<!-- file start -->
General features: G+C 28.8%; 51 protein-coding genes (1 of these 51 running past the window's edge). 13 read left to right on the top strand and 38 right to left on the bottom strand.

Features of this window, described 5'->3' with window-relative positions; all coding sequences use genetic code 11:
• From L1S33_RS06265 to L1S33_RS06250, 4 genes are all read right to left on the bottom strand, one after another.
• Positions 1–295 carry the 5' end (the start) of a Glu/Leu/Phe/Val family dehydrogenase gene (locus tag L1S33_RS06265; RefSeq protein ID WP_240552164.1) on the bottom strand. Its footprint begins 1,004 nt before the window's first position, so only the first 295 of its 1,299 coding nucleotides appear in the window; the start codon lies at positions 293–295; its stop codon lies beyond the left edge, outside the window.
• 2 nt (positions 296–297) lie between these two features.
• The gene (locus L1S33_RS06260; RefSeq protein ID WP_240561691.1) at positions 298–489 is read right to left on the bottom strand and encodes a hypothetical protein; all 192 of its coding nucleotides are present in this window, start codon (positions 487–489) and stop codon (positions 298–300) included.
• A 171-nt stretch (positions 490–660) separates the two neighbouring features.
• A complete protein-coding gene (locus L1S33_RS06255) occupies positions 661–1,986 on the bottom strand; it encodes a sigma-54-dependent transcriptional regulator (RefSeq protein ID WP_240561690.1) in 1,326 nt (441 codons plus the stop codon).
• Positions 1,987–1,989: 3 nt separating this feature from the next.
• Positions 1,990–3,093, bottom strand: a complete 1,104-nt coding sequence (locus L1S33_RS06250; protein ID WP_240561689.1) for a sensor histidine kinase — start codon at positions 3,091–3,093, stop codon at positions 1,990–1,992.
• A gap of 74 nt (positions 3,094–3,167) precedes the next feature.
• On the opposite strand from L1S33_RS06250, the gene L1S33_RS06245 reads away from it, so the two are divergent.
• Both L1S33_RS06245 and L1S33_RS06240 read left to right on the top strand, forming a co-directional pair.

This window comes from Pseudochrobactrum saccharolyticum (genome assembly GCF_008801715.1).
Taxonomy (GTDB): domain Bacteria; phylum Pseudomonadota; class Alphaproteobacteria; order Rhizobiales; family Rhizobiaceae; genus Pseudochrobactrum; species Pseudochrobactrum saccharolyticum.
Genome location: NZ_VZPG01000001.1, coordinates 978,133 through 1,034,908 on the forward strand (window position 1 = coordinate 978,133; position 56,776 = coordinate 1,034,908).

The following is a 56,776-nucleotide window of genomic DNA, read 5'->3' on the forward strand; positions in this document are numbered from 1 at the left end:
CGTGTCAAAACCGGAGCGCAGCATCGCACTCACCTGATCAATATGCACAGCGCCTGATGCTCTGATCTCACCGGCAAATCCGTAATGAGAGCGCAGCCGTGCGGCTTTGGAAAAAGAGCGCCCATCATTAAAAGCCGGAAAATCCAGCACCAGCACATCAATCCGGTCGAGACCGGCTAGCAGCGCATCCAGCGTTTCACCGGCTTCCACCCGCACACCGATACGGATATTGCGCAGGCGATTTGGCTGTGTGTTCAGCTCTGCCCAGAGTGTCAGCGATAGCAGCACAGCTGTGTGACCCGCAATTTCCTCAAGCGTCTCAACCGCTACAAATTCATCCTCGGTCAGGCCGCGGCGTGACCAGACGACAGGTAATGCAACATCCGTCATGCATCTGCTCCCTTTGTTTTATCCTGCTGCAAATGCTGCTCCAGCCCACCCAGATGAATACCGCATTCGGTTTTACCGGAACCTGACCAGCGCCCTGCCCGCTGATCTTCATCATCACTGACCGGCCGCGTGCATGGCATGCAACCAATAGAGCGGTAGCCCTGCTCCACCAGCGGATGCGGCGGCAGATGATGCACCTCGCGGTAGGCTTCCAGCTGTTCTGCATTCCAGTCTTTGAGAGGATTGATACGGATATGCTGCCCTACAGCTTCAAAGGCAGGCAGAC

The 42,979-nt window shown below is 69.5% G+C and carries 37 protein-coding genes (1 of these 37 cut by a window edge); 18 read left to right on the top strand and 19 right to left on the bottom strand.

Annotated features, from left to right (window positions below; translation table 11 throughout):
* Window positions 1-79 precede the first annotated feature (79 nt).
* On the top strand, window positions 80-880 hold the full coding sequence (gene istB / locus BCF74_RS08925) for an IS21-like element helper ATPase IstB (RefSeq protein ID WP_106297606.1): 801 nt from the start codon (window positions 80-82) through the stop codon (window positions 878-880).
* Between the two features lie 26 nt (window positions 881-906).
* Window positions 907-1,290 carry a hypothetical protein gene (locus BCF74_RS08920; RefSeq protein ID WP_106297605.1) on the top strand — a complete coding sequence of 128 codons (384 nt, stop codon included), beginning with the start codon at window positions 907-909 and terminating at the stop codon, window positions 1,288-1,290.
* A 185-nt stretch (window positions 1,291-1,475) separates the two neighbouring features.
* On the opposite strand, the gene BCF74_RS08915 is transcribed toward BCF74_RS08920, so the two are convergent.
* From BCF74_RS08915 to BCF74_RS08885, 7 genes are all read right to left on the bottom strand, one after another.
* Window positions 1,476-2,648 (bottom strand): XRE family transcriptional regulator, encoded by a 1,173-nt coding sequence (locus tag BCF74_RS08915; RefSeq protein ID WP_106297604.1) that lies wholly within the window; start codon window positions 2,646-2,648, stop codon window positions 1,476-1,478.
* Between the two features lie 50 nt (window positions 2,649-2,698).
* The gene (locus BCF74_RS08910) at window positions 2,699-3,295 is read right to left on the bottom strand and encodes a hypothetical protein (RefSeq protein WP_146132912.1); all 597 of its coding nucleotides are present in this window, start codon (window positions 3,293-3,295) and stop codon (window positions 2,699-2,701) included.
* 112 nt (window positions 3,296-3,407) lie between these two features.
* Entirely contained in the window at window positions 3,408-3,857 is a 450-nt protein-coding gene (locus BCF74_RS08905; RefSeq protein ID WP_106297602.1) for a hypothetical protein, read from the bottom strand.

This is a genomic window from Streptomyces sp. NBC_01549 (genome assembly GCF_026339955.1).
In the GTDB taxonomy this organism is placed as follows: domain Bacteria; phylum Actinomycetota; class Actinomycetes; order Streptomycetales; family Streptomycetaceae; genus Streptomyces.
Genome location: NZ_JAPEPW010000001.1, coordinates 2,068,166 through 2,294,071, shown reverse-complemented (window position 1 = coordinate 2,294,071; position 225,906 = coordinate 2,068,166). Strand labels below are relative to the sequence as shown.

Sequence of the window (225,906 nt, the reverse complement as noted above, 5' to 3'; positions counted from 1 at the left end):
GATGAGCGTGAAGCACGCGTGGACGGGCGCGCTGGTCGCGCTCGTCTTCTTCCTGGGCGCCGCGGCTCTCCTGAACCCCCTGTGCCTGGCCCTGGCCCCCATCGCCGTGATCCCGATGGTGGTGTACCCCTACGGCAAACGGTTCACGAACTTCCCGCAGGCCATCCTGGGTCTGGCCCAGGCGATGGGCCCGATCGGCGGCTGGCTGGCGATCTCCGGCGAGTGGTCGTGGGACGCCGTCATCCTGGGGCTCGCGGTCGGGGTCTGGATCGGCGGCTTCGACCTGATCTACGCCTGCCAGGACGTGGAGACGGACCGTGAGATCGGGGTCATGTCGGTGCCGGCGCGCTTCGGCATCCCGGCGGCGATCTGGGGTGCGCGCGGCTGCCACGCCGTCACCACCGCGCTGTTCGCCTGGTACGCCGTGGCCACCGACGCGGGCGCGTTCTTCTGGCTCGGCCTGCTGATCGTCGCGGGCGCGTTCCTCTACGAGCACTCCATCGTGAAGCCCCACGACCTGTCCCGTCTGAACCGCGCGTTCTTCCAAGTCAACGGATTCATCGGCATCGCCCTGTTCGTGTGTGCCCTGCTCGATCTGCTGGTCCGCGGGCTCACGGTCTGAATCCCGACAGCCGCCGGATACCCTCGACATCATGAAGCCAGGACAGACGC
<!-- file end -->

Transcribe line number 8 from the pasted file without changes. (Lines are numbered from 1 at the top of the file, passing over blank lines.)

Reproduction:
• A complete protein-coding gene (locus L1S33_RS06255) occupies positions 661–1,986 on the bottom strand; it encodes a sigma-54-dependent transcriptional regulator (RefSeq protein ID WP_240561690.1) in 1,326 nt (441 codons plus the stop codon).